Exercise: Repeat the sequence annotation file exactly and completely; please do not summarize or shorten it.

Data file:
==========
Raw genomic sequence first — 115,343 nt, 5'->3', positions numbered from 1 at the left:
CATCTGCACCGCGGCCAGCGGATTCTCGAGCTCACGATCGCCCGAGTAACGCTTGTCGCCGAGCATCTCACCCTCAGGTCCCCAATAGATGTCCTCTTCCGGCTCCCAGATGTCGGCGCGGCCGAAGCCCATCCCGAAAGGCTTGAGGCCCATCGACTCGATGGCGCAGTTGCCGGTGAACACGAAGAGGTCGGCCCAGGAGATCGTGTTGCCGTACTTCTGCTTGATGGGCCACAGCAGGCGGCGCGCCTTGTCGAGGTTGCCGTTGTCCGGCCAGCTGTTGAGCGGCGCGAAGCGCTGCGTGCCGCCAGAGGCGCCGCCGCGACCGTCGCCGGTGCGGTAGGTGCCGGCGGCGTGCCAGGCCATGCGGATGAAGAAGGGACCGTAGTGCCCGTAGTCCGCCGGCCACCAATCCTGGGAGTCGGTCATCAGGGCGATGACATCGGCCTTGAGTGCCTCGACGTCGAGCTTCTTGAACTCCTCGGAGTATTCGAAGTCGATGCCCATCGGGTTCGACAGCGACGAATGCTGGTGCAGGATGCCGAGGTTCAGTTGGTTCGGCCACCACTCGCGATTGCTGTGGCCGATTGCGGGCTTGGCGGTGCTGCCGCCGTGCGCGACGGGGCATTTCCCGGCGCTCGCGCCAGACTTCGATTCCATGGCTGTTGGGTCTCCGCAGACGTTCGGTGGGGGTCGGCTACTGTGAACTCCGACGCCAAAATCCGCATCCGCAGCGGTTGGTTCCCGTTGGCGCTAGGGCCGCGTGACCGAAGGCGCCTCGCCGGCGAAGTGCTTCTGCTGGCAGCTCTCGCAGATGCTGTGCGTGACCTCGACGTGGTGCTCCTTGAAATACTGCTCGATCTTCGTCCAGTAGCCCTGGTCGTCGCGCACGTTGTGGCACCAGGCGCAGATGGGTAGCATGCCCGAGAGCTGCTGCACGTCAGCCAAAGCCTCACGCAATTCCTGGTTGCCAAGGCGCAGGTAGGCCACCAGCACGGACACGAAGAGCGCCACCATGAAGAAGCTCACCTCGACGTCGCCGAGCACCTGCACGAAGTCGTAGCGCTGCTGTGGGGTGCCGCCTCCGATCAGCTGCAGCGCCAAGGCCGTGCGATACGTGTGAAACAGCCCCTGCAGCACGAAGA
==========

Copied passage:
Raw genomic sequence first — 115,343 nt, 5'->3', positions numbered from 1 at the left:
CATCTGCACCGCGGCCAGCGGATTCTCGAGCTCACGATCGCCCGAGTAACGCTTGTCGCCGAGCATCTCACCCTCAGGTCCCCAATAGATGTCCTCTTCCGGCTCCCAGATGTCGGCGCGGCCGAAGCCCATCCCGAAAGGCTTGAGGCCCATCGACTCGATGGCGCAGTTGCCGGTGAACACGAAGAGGTCGGCCCAGGAGATCGTGTTGCCGTACTTCTGCTTGATGGGCCACAGCAGGCGGCGCGCCTTGTCGAGGTTGCCGTTGTCCGGCCAGCTGTTGAGCGGCGCGAAGCGCTGCGTGCCGCCAGAGGCGCCGCCGCGACCGTCGCCGGTGCGGTAGGTGCCGGCGGCGTGCCAGGCCATGCGGATGAAGAAGGGACCGTAGTGCCCGTAGTCCGCCGGCCACCAATCCTGGGAGTCGGTCATCAGGGCGATGACATCGGCCTTGAGTGCCTCGACGTCGAGCTTCTTGAACTCCTCGGAGTATTCGAAGTCGATGCCCATCGGGTTCGACAGCGACGAATGCTGGTGCAGGATGCCGAGGTTCAGTTGGTTCGGCCACCACTCGCGATTGCTGTGGCCGATTGCGGGCTTGGCGGTGCTGCCGCCGTGCGCGACGGGGCATTTCCCGGCGCTCGCGCCAGACTTCGATTCCATGGCTGTTGGGTCTCCGCAGACGTTCGGTGGGGGTCGGCTACTGTGAACTCCGACGCCAAAATCCGCATCCGCAGCGGTTGGTTCCCGTTGGCGCTAGGGCCGCGTGACCGAAGGCGCCTCGCCGGCGAAGTGCTTCTGCTGGCAGCTCTCGCAGATGCTGTGCGTGACCTCGACGTGGTGCTCCTTGAAATACTGCTCGATCTTCGTCCAGTAGCCCTGGTCGTCGCGCACGTTGTGGCACCAGGCGCAGATGGGTAGCATGCCCGAGAGCTGCTGCACGTCAGCCAAAGCCTCACGCAATTCCTGGTTGCCAAGGCGCAGGTAGGCCACCAGCACGGACACGAAGAGCGCCACCATGAAGAAGCTCACCTCGACGTCGCCGAGCACCTGCACGAAGTCGTAGCGCTGCTGTGGGGTGCCGCCTCCGATCAGCTGCAGCGCCAAGGCCGTGCGATACGTGTGAAACAGCCCCTGCAGCACGAAGA